Research Outline

Tax Relief


To provide insights into the current research and development (R&D) tax relief schemes in the UK, Australia, New Zealand, Germany, France, U.S., Canada, Ireland, Sweden, and Denmark with a specific focus on determining (1) the relief, in %, obtainable in each country, (2) if companies in each of these countries are eligible to apply for R&D tax rebates for work outsourced to the UK, and (3) the official web page for each countries' scheme.

Early Findings


  • In the UK, SMEs and large companies can claim up to 33% and 11% respectively for every £1 spent on qualifying R&D activities.
  • This allows SMEs R&D to "deduct an extra 130% of their qualifying costs from their yearly profit, as well as the normal 100% deduction, to make a total 230% deduction, and claim a tax credit if the company is loss-making, worth up to 14.5% of the surrenderable loss."
  • A link for more guidance on this scheme can be found here.


  • Through the Scientific Research and Experimental Development (SR&ED) Program, the Canadian government offers Canadian-controlled private corporations either a refundable investment tax credit (ITC) at the enhanced rate of 35% or a non-refundable ITC at the basic rate of 15% on qualified SR&ED expenditures of $3 million.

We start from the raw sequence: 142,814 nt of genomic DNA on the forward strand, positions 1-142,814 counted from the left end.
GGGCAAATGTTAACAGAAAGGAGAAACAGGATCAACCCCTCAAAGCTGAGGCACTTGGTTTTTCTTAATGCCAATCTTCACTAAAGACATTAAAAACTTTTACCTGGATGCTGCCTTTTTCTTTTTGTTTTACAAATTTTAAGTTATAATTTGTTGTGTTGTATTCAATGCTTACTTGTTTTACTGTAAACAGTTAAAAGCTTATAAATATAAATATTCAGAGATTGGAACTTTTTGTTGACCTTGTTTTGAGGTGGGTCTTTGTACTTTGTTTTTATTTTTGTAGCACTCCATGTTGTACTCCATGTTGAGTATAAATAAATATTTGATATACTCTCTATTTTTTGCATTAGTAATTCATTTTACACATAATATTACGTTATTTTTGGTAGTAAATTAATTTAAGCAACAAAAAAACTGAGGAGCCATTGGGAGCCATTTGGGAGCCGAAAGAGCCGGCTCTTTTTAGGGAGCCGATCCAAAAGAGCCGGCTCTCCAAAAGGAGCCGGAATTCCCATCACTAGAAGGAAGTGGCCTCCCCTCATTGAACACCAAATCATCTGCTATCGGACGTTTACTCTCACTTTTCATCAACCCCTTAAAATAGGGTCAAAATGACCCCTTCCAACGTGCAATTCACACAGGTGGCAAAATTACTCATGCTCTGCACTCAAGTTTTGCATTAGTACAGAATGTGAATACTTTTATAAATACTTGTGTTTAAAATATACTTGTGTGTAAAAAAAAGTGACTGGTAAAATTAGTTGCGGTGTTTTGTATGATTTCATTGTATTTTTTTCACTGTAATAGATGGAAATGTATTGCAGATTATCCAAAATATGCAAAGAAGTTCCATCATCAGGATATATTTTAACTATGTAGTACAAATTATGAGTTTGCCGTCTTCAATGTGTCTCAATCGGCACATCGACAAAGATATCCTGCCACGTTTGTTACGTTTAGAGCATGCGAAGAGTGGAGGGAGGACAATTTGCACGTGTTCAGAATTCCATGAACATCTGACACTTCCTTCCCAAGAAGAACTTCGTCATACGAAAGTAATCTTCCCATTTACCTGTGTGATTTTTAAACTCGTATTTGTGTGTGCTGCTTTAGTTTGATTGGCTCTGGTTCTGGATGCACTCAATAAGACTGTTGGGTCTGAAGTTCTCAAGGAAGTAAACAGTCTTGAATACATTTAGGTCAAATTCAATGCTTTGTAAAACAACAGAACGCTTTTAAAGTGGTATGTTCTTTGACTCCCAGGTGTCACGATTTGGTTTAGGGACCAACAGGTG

• However, Canadian-controlled private companies that qualify as a corporation can earn a "refundable ITC at the basic rate of 15% on any amount over $3 million, and 40% of the ITC can be refunded."
  • "Individuals (proprietorships) and trusts can earn a refundable ITC at the basic rate of 15% on qualified SR&ED expenditures. They first must apply the ITC against tax payable before the CRA can refund 40% of the unclaimed balance of ITCs earned in the year."
  • According to the Canadian government, foreign companies (including the UK) can be eligible for the R&D tax relief scheme on the following basis:
    • "Through a Canadian subsidiary of a foreign parent — a Canadian subsidiary, performing eligible R&D work in Canada for itself or on a contractual basis for the foreign-owned parent."
    • "Through a Canadian-controlled private corporation (CCPC) — a foreign corporation can establish a corporation in Canada that may qualify as a CCPC."
  • A link to the official web page of this scheme can be found here.